The job market is tough to navigate, and it’s statistically more difficult for veterans — the national unemployment rate was 7.7 percent this past February, and it was 9.4 percent for service members leaving the military. Despite the numbers, there are programs and resources that veterans have access to which can lead to success stories. USA Today talked with two young veterans who walked a rough road to job security, but eventually found their stride.
Jose G. Chavez, an Iraq veteran who’s been unemployed for months, eventually found his way to the Arizona Coalition for Military Families’ (ACMF) employment program which has led to new opportunities. The coalition networks nonprofit organizations and Arizona Army National Guard resources to help veterans and their families find jobs and other resources. These include counseling, assistance with traumatic brain injuries, job leads, and resume building. The program has helped Chavez land an interview for a security job, and helped him pursue a degree in parks management. “It’s been rough,” he said. “There are thousands of reasons to give up, but I’ve got five good reasons not to. My wife and my babies.”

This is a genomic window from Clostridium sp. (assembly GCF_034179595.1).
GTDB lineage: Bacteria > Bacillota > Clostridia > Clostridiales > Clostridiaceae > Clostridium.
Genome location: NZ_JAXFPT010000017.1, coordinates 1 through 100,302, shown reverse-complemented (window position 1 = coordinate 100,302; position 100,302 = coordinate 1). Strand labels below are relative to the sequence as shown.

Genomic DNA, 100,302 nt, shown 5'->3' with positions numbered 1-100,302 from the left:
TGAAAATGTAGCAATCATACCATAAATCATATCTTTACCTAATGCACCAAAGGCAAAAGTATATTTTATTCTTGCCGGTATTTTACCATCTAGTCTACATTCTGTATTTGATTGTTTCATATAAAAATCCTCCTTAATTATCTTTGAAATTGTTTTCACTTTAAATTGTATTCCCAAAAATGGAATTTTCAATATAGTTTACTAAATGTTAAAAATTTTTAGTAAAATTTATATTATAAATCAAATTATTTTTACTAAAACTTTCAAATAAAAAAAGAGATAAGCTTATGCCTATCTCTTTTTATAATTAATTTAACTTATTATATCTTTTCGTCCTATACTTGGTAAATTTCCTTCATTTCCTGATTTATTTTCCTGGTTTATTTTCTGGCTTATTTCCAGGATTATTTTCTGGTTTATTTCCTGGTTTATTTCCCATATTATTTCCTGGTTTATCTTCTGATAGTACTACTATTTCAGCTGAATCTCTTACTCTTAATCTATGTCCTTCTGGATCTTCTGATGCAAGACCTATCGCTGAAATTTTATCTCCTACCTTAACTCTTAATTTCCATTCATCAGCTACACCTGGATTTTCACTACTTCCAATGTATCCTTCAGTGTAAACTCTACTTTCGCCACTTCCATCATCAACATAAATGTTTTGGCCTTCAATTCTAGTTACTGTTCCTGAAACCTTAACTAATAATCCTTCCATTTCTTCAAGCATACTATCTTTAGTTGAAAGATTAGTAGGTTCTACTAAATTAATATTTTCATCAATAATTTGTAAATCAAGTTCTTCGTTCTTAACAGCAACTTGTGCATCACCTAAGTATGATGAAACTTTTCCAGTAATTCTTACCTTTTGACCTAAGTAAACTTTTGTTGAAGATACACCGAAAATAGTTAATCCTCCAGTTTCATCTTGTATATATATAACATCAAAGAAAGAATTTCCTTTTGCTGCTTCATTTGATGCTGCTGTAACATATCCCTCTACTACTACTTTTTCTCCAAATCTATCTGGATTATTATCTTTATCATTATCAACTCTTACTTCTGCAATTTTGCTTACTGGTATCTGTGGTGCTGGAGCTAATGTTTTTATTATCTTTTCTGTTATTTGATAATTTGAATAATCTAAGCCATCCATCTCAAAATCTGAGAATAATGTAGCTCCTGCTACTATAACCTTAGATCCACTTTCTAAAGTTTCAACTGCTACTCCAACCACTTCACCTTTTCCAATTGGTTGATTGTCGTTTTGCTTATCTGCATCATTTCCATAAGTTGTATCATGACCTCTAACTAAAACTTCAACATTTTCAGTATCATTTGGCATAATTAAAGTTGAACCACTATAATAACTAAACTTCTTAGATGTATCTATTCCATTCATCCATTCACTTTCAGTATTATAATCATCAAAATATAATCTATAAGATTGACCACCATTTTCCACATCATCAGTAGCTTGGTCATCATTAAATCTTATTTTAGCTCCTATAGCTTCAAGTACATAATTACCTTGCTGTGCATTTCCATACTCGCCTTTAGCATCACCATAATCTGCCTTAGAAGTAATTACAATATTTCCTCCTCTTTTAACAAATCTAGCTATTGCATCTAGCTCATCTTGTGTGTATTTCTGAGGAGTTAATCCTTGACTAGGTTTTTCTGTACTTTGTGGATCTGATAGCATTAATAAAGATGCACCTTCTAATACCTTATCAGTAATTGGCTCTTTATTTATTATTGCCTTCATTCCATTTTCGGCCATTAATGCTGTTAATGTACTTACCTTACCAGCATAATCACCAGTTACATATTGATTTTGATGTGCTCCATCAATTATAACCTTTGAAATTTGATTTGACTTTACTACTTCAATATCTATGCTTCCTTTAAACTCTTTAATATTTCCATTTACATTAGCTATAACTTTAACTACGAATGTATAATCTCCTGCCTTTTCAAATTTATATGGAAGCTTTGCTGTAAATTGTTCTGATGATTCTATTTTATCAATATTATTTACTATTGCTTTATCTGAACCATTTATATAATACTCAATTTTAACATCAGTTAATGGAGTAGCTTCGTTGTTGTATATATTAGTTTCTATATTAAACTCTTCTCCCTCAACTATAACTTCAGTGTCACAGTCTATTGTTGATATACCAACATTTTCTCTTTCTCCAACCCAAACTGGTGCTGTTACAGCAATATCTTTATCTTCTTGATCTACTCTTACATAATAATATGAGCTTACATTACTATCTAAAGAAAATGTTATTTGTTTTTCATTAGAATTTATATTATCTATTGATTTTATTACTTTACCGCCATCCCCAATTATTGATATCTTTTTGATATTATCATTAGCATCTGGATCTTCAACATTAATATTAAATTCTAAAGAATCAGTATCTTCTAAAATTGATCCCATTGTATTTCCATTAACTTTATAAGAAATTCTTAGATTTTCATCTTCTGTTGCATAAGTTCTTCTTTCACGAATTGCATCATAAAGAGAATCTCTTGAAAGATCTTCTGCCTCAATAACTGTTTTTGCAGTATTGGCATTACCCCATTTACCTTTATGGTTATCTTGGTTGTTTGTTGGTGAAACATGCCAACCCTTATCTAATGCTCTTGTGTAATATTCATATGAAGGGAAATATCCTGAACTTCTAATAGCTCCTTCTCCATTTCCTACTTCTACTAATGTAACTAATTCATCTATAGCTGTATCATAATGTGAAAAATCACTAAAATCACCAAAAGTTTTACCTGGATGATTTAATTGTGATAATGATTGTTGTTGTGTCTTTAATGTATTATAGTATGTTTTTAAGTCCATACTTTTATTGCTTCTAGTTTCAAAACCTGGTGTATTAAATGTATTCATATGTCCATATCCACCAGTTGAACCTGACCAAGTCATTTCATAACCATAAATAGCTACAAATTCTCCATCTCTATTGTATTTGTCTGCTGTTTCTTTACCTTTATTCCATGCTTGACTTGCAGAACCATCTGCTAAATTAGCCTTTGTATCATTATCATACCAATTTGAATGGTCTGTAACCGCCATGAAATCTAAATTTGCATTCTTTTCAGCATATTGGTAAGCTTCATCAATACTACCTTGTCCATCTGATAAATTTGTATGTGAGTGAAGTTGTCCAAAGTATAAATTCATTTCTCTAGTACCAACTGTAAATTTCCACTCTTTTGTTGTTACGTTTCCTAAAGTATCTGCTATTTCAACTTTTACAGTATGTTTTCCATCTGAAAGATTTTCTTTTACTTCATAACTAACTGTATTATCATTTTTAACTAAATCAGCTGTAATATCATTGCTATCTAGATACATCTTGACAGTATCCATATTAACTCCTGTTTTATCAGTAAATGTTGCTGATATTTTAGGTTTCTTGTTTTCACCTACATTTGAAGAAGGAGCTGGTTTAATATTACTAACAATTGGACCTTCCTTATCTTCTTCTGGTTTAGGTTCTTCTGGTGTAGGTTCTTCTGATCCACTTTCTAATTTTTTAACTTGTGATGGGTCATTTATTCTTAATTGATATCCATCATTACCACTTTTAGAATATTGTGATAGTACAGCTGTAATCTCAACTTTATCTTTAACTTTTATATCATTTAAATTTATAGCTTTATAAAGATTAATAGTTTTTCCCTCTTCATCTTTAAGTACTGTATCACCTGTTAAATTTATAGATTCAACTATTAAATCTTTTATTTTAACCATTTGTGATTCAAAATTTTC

Sydney Klaman, a 27 year old veteran who served as a technician, has had a difficult time securing a job where he can put his skills to good use. Despite his abilities, Klaman found himself woefully unable to navigate the job market. “I didn’t know what to do,” Klaman said. “I still didn’t even know how to actually write a resume or do the interviews properly. I just looked online. I just tried to do, you know, self-research.” He found the civilian job market to be unstructured and unwelcoming, and after a house fire, he needed to move in with his mother and step-father to keep afloat. After using the resources of the ACMF employment program, Klaman found a job working with electronics, and plans on going to school to pursue a degree in physics.
One aspect of the job search that works against veterans is the stigma surrounding PTSD. Nicola M. Winkel, a program consultant with the Arizona Coalition for Military Families, is noted saying that the stigma is inaccurate. When an employer does hire a veteran who endures PTSD, there are a few easy actions that can be taken to help them situation themselves such as connecting them with other veterans and, as USA Today reports, “rearranging office furniture so veterans face doorways.”